08 March 2009

PRINCESS HIJAB: "A naughty girl with a bad habit"

From ph
Who is Princess Hijab or more importantly what is Princess Hijab about ? She is known as an unseen character “fighting for a cause” by subverting commercial images within the public sphere. The French artist behind Princess Hijab “hijabizes” adverts by drawing black hijabs onto subway posters of celebrities or models and also fly-posts streets with the ‘Hijab-ad’ prints of a young veiled woman. Her street art, and more significantly her NetArt (animated GIFs; social networks such as MySpace, Flickr, etc) have attracted international media attention and have also generated a great deal of public interest.
From ph
‘Princess Hijab’ artwork is often regarded as unsettling or even disturbing because it challenges and questions political and social issues relating to female
gender and identity. Her controversial art cleverly plays on the boundaries between social determinism and individual freedom hrough the symbol of the veil: where does one’s free choice of personal expression supersede the influence of our consumer society? The transvestite image of a half-naked Dior woman whose eyes shine out of a black veil is strikingly intriguing and ambiguous. The hijab intensifies the expression in the eyes, thus veiling certain human attributes while uncovering others.
But what can be said of the artwork in itself? In all likelihood, we are entering a new dawn of art which is so democratic it circulates at an incredible speed on the web and takes on an organic life of its own. Evidently, many artists (such as ArtRebels and the fashion-designer Girbaux’s campaign 2008, bellow) have been directly inspired by the iconic graphism of Princess Hijab, using her as a symbol of anti-conformism in the urban trend of “Guerrilla Art”.
From ph
The Princess has clearly become an iconic figure of rebellion for the hooded graffitti artist. One might say Internet is the perfect public/private sphere for people to express themselves without infringing on others, but for art to reach out shouldn’t it contain an element of violence?

Princess Hijab’s strength is that she makes people think. She makes people of all ages and class think about religion, identity, politics, ethics, philosophy and art. She triggers endless debates on issues relating to all these subjects on Internet. As for her own beliefs, what she is mainly interested in is her artwork and its impact on society. The artist states: “Princess Hijab is the allegory of a matrix”. This must mean that she generates a profusion of ideas, energy and creation. So beyond the positive or negative connotations of the veil, the Princess is representative of the symbolist, evolutionary but also cyclical nature of art. However the artist, whose fame has considerably grown through the use of Internet, admits she is disheartened about other artists copying and selling her specific imagery. But the world of art as well as Internet are inevitably two-sided: as an artist’s recognition grows he also inspires, influences or might one say ‘impregnates’ other artists. In all likelihood, the artist’s creation – Princess Hijab – has spun out of control into the sphere of collective symbols. The artist is thus experiencing an inner battle between wanting others to take part in her art and then her own hubris is drawing the princess back into her inner being. After all, she does mention: “she is a schizophrenic, by day she is pure and by night she is out to avenge herself”, which obviously replicates the daily activities of the artist. What is more, the artist explains that PH has internalised the allegory of the veiled woman which transpires in her attitude of being a secret, shadowy woman, pulling all the strings. She has proclaimed that “the act of murderring images is a contemporary concept”. Could her iconoclastic acts of violence be a reaction to the omnipresence of images in our society?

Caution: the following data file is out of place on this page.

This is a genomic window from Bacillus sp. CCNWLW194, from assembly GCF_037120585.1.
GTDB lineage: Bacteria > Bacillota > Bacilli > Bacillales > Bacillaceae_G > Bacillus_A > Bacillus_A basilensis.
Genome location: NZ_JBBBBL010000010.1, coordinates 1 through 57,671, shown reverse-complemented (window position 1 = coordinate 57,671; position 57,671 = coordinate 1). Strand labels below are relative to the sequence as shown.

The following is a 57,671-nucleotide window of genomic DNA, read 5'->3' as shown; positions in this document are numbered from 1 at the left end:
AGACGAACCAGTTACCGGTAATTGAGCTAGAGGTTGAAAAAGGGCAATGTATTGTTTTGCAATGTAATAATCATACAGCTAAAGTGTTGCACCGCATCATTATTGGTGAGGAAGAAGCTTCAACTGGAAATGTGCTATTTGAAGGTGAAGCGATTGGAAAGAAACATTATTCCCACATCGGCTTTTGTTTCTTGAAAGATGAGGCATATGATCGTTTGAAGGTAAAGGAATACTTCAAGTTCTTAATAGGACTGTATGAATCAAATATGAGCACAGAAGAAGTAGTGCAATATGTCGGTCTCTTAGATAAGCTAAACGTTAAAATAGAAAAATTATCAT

From ph
At the height of her art, the artist flooded her MySpace page with animated GIFs in which a pink unicorn or else a pack of wolves are set along side the Princess. She mentions that the pink unicorn is a “Geek atheist symbol” within Internet culture. The artist describes Princess Hijab as a “meme”, or in other words, “a recurring symbol”. The unicorn is also a symbol of feminine sensual spirituality and the wolves could symbolise Man’s wilder impulses. The artist explains that she chose these symbols, which belong to the realm of mythology and popular culture, in order to remove the hijab from its Muslim context and reinvest it with a “Pop dimension”. These two symbols are also evocative of her split self which is sublime and innocent by day but untamed and murderous by night. She is an oddity alright, a living paradox, a figure of divine wonder, transgression and metamorphosis. Cocorosie was undoubtedly inspired by PH in her video clip in which animated GIFs combine the hijab with the unicorn in electrifying colour compositions.
From ph


From ph
To understand Princess Hijab’s art is to question the incongruities of our society. In this era of extreme visual marketing, Princess Hijab explores notions of space and representation, challenging people’s ideas on normative types of representations with the distinctive black veil. Her work is the living example of how symbolist imagery is woven in or out of the social landscape in order to question its motley texture through art.

Written by Tatiana Soubielle

¹ GIF: graphics interchange format

From ph
From ph

2 comments:

Anonymous said...

http://velocityblog.tumblr.com/post/95877510/an-interview-with-one-of-the-young-pioneers-of

Anonymous said...

http://www.good.is/post/putting-on-the-veil/